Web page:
Read more:
Moderna vaccine approved: What we know about side effects, ingredients and doses

She noted the recent role Black churches have played in co-ordinating inoculation drives among typically underserved neighbourhoods, and the pharmacists who have been driving vaccines into remote communities to inoculate those who can’t easily get to an immunization centre.

“You’re seeing really positive examples where communities themselves are helping to create effective outreach,” she said.

“So I think those are the real lessons we can learn from the U.S.”

© 2021 The Canadian Press

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AMC expects people to return to theaters as vaccine rollout gathers pace

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(Reuters) -AMC Entertainment Holdings said on Thursday its business was expected to improve in the coming months as the mass rollout of COVID-19 vaccines draws moviegoers back to the cinema chain’s theaters.

A strong slate of big-budget movies, including “Fast & Furious” film “F9” and Marvel’s “Black Widow,” in the summer is expected to fuel a rebound in box-office sales after the pandemic-driven slump in 2020.

“We finally can now say that we are looking at an increasingly favorable environment for movie-going and for AMC as a company over the coming few months, Chief Executive Officer Adam Aron said in a statement.

However, the company’s revenue fell to $148.3 million in the quarter ended March 31, from $941.5 million a year earlier, missing a Refinitiv IBES estimate of $153.43 million.

Its net loss shrunk to $567.2 million, or $1.42 per share in the quarter, from a loss of $2.18 billion, or $20.88 per share, a year earlier.

(Reporting by Chavi Mehta in Bengaluru; Editing by Aditya Soni)

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Drugmakers say Biden misguided over vaccine patent waiver

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By Stephanie Nebehay and Ludwig Burger

GENEVA/FRANKFURT (Reuters) -Drugmakers on Thursday said U.S. President Joe Biden’s support for waiving patents of COVID-19 vaccines could disrupt a fragile supply chain and that rich countries should instead share more generously with the developing world.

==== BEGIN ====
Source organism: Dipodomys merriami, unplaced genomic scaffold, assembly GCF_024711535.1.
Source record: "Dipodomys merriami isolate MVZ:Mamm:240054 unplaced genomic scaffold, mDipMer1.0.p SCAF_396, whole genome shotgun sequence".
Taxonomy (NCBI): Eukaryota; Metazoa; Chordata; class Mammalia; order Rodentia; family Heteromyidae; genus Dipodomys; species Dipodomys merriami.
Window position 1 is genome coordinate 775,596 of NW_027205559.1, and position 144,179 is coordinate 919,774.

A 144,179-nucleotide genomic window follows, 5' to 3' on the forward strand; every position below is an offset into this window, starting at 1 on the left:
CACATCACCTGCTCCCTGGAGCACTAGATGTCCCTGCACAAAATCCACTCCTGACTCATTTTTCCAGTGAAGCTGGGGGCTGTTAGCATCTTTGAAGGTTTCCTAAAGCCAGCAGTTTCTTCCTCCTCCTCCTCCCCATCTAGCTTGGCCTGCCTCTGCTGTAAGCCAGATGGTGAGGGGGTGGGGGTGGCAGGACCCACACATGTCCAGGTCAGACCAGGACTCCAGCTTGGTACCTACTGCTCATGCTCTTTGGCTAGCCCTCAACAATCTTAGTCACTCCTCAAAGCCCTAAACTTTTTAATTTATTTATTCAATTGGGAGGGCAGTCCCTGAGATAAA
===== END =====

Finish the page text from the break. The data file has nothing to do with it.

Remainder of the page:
Biden on Wednesday threw his support behind waiving intellectual property rights for COVID-19 vaccines, angering research-based pharmaceutical companies.

If adopted by the World Trade Organisation, the proposal would invite new manufacturers that lack essential know-how and oversight from the inventors to crowd out established contractors, the International Federation of Pharmaceutical Manufacturers and Associations (IFPMA) said.

“I have heard many (vaccine makers) talking about ‘our resources are stretched, our technicians are stretched’,” IFPMA Director General Thomas Cueni told Reuters. He warned of a possible free for all if “sort of rogue companies” were allowed to become involved.

Vaccine developers echoed his comments that waiving intellectual property rights was not a solution.

“Patents are not the limiting factor for the production or supply of our vaccine. They would not increase the global production and supply of vaccine doses in the short and middle term,” said Germany’s BioNTech, which aims to supply up 3 billion doses together with Pfizer this year.

BioNTech said it took more than a decade to develop its vaccines manufacturing process and replicating it required experienced personnel and a meticulous technology transfer, among several other factors beyond patents.

Another German company CureVac, which hopes to release trial results on its messenger ribonucleic acid (mRNA) vaccine as early as this month, said patents were not to blame for supply bottlenecks.

“Since mRNA technology has emerged as the key technology in the fight against COVID-19, the world now needs the same raw materials in unfathomable amounts. The biggest problem is how to coordinate this,” a spokeswoman said.

IFPMA’s Cueni said the real bottlenecks were trade barriers, in particular the U.S. Defense Production Act (DPA).

The DPA is a decades-old U.S. law that prioritised procurement orders related to U.S. national defence, but it has been widely used in non-military crises, such as natural disasters.

Cueni said the way to kickstart low-income countries’ vaccination campaigns was for rich countries to donate vaccine, rather than widen eligibility to young and healthy people at home.

Moderna, which on Thursday reported quarterly results, said waiving intellectual property rights would not help to increase supply of its vaccines in 2021 and 2022.

The U.S. drugmaker said last year it would not enforce its vaccine patents. CureVac said on Thursday it would also not enforce its patents during the pandemic and that it knew of no other developer that would.

Italy’s ReiThera which is in late-stage tests on an experimental COVID-19 vaccine, was also critical of patent waivers.

“There is proprietary know-how that has to be transferred by the owner. And then there is the problem with process materials, which at the moment have delivery times of almost a year,” ReiThera’s chief of technology Stefano Colloca said.

In contrast to the industry reaction, the GAVI vaccine alliance, which co-leads the COVAX dose-sharing programme with the WHO and faces major supply constraints, welcomed Biden’s support for waiving intellectual property rights.

(Writing by Ludwig BurgerAdditional Reporting by Emilio Parodi in Milan; editing by Barbara Lewis and Jane Merriman)

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EU supports COVID vaccine patent waiver talks, but critics say won’t solve scarcity

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By Philip Blenkinsop and Carl O’Donnell